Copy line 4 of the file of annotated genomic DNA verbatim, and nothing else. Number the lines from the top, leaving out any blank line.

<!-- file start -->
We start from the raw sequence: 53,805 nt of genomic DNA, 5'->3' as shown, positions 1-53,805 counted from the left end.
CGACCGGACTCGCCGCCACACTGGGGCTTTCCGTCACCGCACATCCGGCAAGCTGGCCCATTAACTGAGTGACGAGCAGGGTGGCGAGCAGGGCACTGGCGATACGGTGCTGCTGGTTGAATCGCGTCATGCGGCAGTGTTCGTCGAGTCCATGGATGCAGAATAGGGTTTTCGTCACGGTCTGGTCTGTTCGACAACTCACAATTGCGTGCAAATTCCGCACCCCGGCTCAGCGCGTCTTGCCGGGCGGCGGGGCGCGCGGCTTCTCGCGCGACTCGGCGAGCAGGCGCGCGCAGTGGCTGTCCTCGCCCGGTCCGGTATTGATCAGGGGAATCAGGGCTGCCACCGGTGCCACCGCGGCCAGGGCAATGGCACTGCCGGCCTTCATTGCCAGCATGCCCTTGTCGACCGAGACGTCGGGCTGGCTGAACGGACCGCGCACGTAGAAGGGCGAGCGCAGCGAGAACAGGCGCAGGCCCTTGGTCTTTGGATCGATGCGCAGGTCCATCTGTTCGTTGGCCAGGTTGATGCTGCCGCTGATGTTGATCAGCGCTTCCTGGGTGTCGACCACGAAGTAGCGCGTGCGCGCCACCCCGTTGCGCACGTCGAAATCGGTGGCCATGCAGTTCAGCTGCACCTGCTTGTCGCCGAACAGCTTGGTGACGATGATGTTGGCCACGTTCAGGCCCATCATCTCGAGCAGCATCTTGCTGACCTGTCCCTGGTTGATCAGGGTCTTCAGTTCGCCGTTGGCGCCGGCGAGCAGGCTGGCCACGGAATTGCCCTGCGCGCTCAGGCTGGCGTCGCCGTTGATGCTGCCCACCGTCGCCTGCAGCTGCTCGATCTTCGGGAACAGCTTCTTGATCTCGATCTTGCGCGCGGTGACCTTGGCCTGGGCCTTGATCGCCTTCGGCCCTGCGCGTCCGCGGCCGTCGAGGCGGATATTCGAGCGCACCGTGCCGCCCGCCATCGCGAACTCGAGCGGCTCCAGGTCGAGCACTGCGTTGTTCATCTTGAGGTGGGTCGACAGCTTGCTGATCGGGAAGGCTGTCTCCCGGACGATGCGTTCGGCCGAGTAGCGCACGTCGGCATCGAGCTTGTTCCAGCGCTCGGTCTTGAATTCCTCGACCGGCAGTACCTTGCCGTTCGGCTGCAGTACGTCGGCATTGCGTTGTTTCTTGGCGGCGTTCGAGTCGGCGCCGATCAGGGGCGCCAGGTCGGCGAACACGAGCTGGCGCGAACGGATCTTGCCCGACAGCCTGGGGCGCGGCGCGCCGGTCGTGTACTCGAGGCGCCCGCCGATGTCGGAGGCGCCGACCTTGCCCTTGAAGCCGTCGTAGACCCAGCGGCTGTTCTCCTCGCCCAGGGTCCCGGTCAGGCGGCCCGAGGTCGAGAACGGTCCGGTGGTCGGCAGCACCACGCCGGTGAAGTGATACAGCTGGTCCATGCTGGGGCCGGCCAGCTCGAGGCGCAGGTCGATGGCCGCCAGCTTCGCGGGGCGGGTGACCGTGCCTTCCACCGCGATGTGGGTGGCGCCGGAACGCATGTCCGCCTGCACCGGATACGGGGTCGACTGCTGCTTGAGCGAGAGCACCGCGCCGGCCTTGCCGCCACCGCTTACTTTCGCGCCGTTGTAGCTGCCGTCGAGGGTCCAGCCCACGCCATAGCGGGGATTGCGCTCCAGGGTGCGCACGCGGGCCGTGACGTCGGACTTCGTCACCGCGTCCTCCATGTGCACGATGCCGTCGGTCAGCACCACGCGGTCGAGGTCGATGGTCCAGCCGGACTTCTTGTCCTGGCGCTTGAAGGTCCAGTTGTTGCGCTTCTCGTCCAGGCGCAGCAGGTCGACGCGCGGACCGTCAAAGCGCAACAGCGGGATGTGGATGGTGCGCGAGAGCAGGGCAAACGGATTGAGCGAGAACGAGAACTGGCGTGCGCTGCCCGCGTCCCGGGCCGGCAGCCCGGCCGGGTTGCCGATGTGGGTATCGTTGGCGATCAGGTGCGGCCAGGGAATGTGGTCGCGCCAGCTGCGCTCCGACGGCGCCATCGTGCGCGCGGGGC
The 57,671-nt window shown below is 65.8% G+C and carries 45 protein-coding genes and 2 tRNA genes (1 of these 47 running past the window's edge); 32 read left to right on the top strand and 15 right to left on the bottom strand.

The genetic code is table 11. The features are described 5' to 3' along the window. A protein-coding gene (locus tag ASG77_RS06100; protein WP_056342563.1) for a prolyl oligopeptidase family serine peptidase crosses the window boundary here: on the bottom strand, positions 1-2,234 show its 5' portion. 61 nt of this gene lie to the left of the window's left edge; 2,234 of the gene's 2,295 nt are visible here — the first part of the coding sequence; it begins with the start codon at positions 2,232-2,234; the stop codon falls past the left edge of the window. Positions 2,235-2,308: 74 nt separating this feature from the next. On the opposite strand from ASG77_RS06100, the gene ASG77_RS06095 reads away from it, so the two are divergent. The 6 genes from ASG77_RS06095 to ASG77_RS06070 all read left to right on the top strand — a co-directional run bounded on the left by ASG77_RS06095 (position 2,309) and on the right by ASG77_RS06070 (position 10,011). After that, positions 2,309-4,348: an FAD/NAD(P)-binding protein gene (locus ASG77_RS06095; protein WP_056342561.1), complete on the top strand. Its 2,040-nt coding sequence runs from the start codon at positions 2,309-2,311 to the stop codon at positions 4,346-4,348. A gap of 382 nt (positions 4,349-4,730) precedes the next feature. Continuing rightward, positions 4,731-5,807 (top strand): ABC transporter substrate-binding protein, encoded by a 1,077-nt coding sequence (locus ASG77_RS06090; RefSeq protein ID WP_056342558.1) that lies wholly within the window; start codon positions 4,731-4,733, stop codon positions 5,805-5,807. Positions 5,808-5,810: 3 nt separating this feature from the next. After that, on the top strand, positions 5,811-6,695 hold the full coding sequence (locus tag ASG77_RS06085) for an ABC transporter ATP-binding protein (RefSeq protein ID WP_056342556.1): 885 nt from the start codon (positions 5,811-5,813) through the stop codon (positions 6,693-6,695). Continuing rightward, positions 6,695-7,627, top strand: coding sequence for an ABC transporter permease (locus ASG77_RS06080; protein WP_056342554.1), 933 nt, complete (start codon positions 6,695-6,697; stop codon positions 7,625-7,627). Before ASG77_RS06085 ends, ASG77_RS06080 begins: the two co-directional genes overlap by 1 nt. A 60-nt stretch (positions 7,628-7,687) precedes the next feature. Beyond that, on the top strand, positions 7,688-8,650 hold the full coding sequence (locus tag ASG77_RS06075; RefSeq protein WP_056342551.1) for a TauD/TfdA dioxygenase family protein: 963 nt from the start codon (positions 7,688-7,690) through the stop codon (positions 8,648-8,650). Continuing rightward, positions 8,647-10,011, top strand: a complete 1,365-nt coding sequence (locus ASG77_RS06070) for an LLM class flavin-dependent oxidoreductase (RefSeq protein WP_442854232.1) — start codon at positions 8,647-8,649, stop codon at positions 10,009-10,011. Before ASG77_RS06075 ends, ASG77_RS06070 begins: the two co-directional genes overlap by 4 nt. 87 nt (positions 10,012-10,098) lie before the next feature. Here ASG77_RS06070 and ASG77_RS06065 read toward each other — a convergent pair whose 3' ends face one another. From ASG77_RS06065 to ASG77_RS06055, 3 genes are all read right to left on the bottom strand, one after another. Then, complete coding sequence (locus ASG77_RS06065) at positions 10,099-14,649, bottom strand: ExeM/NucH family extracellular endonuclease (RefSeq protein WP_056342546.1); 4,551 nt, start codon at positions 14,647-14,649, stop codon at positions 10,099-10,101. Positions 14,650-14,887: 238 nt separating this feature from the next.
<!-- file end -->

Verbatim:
The genetic code is table 11. The features are described 5' to 3' along the window. A protein-coding gene (locus tag ASG77_RS06100; protein WP_056342563.1) for a prolyl oligopeptidase family serine peptidase crosses the window boundary here: on the bottom strand, positions 1-2,234 show its 5' portion. 61 nt of this gene lie to the left of the window's left edge; 2,234 of the gene's 2,295 nt are visible here — the first part of the coding sequence; it begins with the start codon at positions 2,232-2,234; the stop codon falls past the left edge of the window. Positions 2,235-2,308: 74 nt separating this feature from the next. On the opposite strand from ASG77_RS06100, the gene ASG77_RS06095 reads away from it, so the two are divergent. The 6 genes from ASG77_RS06095 to ASG77_RS06070 all read left to right on the top strand — a co-directional run bounded on the left by ASG77_RS06095 (position 2,309) and on the right by ASG77_RS06070 (position 10,011). After that, positions 2,309-4,348: an FAD/NAD(P)-binding protein gene (locus ASG77_RS06095; protein WP_056342561.1), complete on the top strand. Its 2,040-nt coding sequence runs from the start codon at positions 2,309-2,311 to the stop codon at positions 4,346-4,348. A gap of 382 nt (positions 4,349-4,730) precedes the next feature. Continuing rightward, positions 4,731-5,807 (top strand): ABC transporter substrate-binding protein, encoded by a 1,077-nt coding sequence (locus ASG77_RS06090; RefSeq protein ID WP_056342558.1) that lies wholly within the window; start codon positions 4,731-4,733, stop codon positions 5,805-5,807. Positions 5,808-5,810: 3 nt separating this feature from the next. After that, on the top strand, positions 5,811-6,695 hold the full coding sequence (locus tag ASG77_RS06085) for an ABC transporter ATP-binding protein (RefSeq protein ID WP_056342556.1): 885 nt from the start codon (positions 5,811-5,813) through the stop codon (positions 6,693-6,695). Continuing rightward, positions 6,695-7,627, top strand: coding sequence for an ABC transporter permease (locus ASG77_RS06080; protein WP_056342554.1), 933 nt, complete (start codon positions 6,695-6,697; stop codon positions 7,625-7,627). Before ASG77_RS06085 ends, ASG77_RS06080 begins: the two co-directional genes overlap by 1 nt. A 60-nt stretch (positions 7,628-7,687) precedes the next feature. Beyond that, on the top strand, positions 7,688-8,650 hold the full coding sequence (locus tag ASG77_RS06075; RefSeq protein WP_056342551.1) for a TauD/TfdA dioxygenase family protein: 963 nt from the start codon (positions 7,688-7,690) through the stop codon (positions 8,648-8,650). Continuing rightward, positions 8,647-10,011, top strand: a complete 1,365-nt coding sequence (locus ASG77_RS06070) for an LLM class flavin-dependent oxidoreductase (RefSeq protein WP_442854232.1) — start codon at positions 8,647-8,649, stop codon at positions 10,009-10,011. Before ASG77_RS06075 ends, ASG77_RS06070 begins: the two co-directional genes overlap by 4 nt. 87 nt (positions 10,012-10,098) lie before the next feature. Here ASG77_RS06070 and ASG77_RS06065 read toward each other — a convergent pair whose 3' ends face one another. From ASG77_RS06065 to ASG77_RS06055, 3 genes are all read right to left on the bottom strand, one after another. Then, complete coding sequence (locus ASG77_RS06065) at positions 10,099-14,649, bottom strand: ExeM/NucH family extracellular endonuclease (RefSeq protein WP_056342546.1); 4,551 nt, start codon at positions 14,647-14,649, stop codon at positions 10,099-10,101. Positions 14,650-14,887: 238 nt separating this feature from the next.